What’s the Point of a Lifted Truck?

By Chris Haak

03.27.2009

lifted-ford-truck-007I’ve been on an interesting streak this past week. Literally every day either on my way into the office or on my way home, I have encountered the same white Ford F-250 traveling in the opposite direction. I’m sure that I see dozens of F-250s during my 5-+ miles on the road each day, but this one particular one stands out. And why is that? It looks ridiculous.

The specific truck in question is a white F-250 Super Cab with huge desert-running tires and probably an eight- to ten-inch lift kit installed. The truck is also adorned with any number of accessories, such as an aluminum louver over the back window, 11 lights below the tailgate (I know because I counted them from my blurry camera phone photo), and gigantic twin antennas mounted in each of the front corners of the pickup bed. These antennas are over six feet tall, and the top of them is probably between 12 and 15 feet above the ground.  The front of the truck has a giant grille guard and accessory lighting.

My favorite accessories, however, are the enormous slogans stuck onto both the tailgate and the windshield. The windshield is my favorite – where it says (in fancy script, of course), “HIGH CLASS REDNECK.” Well, he got half of that correct.

I grew up in the 1980s, and while the nature of my father’s business (he is a small used car dealer) meant that I was exposed to an enormous variety of different vehicles, but for most of that time, my mom shuttled us around in various Chevrolet Suburbans.  I can remember her having a 1973, 1978, 1988, 1993, 1994, 1995, 1996, etc.  In fact, although she drove cars for a few years at a time between Suburbans occasionally, and even had a few Lexus RX crossovers, she drives a late-model Suburban even today.  With only one exception I am aware of, all of those “Subs” had four wheel drive – but never a lift kit.  In fact, I don’t think in my 34 years I’ve ever ridden in a truck with a lift kit, much less driven one.  Perhaps that’s part of my problem.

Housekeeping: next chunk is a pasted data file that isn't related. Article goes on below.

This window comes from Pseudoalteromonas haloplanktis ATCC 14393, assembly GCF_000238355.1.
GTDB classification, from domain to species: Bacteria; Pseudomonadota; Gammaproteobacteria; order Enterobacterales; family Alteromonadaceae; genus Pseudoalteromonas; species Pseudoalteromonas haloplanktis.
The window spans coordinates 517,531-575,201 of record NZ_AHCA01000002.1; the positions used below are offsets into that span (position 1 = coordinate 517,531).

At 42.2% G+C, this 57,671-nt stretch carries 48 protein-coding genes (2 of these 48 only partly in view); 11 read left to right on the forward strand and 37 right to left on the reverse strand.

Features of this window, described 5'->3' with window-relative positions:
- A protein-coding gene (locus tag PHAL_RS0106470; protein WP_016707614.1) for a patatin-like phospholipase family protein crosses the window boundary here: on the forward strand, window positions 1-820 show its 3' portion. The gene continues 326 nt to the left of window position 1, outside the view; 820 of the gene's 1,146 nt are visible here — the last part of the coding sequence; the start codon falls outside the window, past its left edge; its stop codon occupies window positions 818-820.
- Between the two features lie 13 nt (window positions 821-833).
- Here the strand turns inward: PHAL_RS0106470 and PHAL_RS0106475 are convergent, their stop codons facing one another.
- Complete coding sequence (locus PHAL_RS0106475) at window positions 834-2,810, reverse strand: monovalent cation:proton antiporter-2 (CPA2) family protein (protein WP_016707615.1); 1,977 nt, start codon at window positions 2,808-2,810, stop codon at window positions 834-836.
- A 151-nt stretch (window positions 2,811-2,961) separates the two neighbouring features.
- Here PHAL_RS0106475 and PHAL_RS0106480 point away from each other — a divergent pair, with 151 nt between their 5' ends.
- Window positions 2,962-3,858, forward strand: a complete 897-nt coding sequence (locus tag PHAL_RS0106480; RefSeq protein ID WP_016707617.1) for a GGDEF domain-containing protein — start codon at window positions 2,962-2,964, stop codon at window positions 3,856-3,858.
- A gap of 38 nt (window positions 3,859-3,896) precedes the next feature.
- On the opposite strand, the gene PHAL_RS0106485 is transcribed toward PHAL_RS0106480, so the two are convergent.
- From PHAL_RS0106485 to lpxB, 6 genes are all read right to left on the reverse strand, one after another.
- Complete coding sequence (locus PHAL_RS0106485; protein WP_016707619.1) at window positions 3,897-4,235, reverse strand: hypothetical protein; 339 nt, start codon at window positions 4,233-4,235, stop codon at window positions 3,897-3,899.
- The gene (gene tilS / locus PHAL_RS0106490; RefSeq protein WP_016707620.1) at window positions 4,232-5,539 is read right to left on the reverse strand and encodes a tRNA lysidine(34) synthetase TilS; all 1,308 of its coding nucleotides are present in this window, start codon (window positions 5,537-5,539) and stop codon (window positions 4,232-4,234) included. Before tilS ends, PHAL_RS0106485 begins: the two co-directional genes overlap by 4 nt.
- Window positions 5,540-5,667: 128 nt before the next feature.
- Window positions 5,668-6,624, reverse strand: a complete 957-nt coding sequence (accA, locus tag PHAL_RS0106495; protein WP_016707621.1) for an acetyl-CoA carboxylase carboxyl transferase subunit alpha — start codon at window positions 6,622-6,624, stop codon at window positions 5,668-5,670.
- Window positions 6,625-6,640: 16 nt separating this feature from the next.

From my perspective, I can see only one reason to jack up your vehicle to ridiculous heights:  visibility.  By visibility, I mean both outward (you surely have an incredible view of the road ahead) as well as having the world notice you.  Having driven an orange Challenger SRT8 last summer, I know that it’s kind of fun to have people wave to you, give you thumbs up, and point at your car (in a good way, not the sorry way that people pointed at the Jeep Compass that we tested a few weeks ago).  The latter point obviously works, too, because of all the F-250s I see each day, the only one I notice is the one driven by the “High-Class Redneck.”

But there are so many disadvantages to driving a lifted truck.  Parking garages (as well as nearly any other garage) are not possibilities (just driving a regular F-150 4×4 last week, I ducked my head every time I drove through my garage, where there was about six inches of clearance).  You literally have to climb steps or a ladder to get into the truck, which is inconvenient for tall people like me, and nearly impossible for short people or women wearing skirts or dresses.  Ride and handling is compromised by the tall tires and serious amounts of un-sprung weight, plus raising the center of gravity.  The trucks are very difficult to use as trucks, because the bed’s load floor is at chest height on a six-footer.  It’s difficult to tow a trailer without lowering the hitch to new depths.  Fuel economy has to be abysmal.  Worst of all, the bumpers and headlights are generally incompatible with “normal” vehicles.  If the truck in the above photo (which looks similar to the “High-Class Redneck,” but isn’t him) rear-ended me in my CTS, he’d drive right over my already-tall trunklid.

I just don’t see the point.  Are all of the negatives worth driving such an extroverted vehicle?  They must be for some people, but as for me – no thanks.  Am I missing something here?

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Author: Chris Haak

Chris is Autosavant's Managing Editor. He has a lifelong love of everything automotive, having grown up as the son of a car dealer. A married father of two sons, Chris is also in the process of indoctrinating them into the world of cars and trucks.

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